1.

Ah, happy ifle, how art thou chang'd and curft,

Since I was born, and knew thee first! When peace, which had forsook the world around, (Frighted with noise, and the shrill trumpet's found)

Thee, for a private place of reft,
And a secure retirement, chose

Wherein to build her halcyon neft;
No wind durft ftir abroad the air to discompose.

[b] like St. Paul] Very injudicious, on such an occasion, to use the language of St. Paul.

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2. When

2.

tide:

When all the riches of the globe beside
Flow'd in to thee with

every
When all, that nature did thy soil deny,
The growth was of thy fruitful industry;

When all the proud and dreadful sea,
And all his tributary-streams,

A constant tribute paid to thee,
When all the liquid, world was one extended Thames.

3. When plenty in each village did appear,

And bounty was its steward there;
When gold walk'd free about in open view,
Ere it one conquering party's prisoner grew ;

When the religion of our state
Had face and substance with her voice,

Ere she by her foolish loves of late,
Like echo (once a nymph) turn'd only into noise.

4.
When men to men respect and friendship bore,

And God with reverence did adore;
When upon earth no kingdom could have shown
A happier monarch to us, than our own ;

And yet his subjects by him were
(Which is a truth will hardly be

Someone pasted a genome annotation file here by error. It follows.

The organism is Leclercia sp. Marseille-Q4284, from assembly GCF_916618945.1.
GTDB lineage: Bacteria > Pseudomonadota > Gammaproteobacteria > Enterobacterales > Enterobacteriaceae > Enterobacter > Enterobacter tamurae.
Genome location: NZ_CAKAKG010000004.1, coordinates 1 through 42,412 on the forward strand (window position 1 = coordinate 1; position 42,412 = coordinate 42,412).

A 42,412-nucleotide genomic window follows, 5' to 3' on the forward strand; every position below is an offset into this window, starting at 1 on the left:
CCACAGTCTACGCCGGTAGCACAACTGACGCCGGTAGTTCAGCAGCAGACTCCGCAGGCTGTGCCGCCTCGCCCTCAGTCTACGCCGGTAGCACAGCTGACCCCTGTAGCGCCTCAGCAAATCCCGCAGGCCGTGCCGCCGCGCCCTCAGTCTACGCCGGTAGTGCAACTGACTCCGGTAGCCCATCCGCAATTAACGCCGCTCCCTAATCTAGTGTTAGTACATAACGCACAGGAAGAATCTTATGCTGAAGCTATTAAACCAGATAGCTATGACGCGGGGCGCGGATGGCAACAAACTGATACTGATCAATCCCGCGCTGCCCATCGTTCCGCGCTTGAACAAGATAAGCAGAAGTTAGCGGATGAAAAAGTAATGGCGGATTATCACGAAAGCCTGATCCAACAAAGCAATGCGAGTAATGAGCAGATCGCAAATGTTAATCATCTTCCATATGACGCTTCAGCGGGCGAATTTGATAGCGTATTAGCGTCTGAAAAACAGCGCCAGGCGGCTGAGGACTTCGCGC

Receiv'd by any vulgar ear,
A secret known to few) made happier evin than he,

5. Thou doft a Chaos, and confusion now,

A Babel, and a Bedlam grow, And, like a frantic person, thou doft tear The ornaments and cloaths, which thou fhould'A Wear,

And

And cut thy limbs ; and, if we see
(Just as thy barbarous Britons did).

Thy body with hypocrisy
Painted ałł oʻer, thou think'st, thy naked shame is hid.

6.
The nations, which envy'd thee erewhile

Now laugh (too little 'tis to smile)
They laugh, and would have pitied thee (alas!)
But that thy faults all pity do surpass.

Art thou the country, which didst hate
And mock the French inconstancy?

And have we, have we feen of late
Less change of habits- there, than governments in

thee?

7.
Unhappy ille! no ship of thine at sea,

Was ever tost and torn like thee.
Thy naked hulk loose on the waves does beat,
The rocks and banks around her ruin threat;

What did thy foolish pilots ail,
To lay the compass quite alide?

Without a law or rule to fails
And rather take the winds, than Heaven's to be their

guide?

8. Yet, mighty God, yet, yet, we humbly crave,

This floating idle from shipwreck save ;
And though, to wash that blood which does it ftain,
It well deserves to sink into the main ; ..

Yet, for the royal martyr's prayer,
(The royal martyr prays, we know)

This guilty, perishing vessel spare ;
.Hear but his soul above, and not his blood below.

I thin's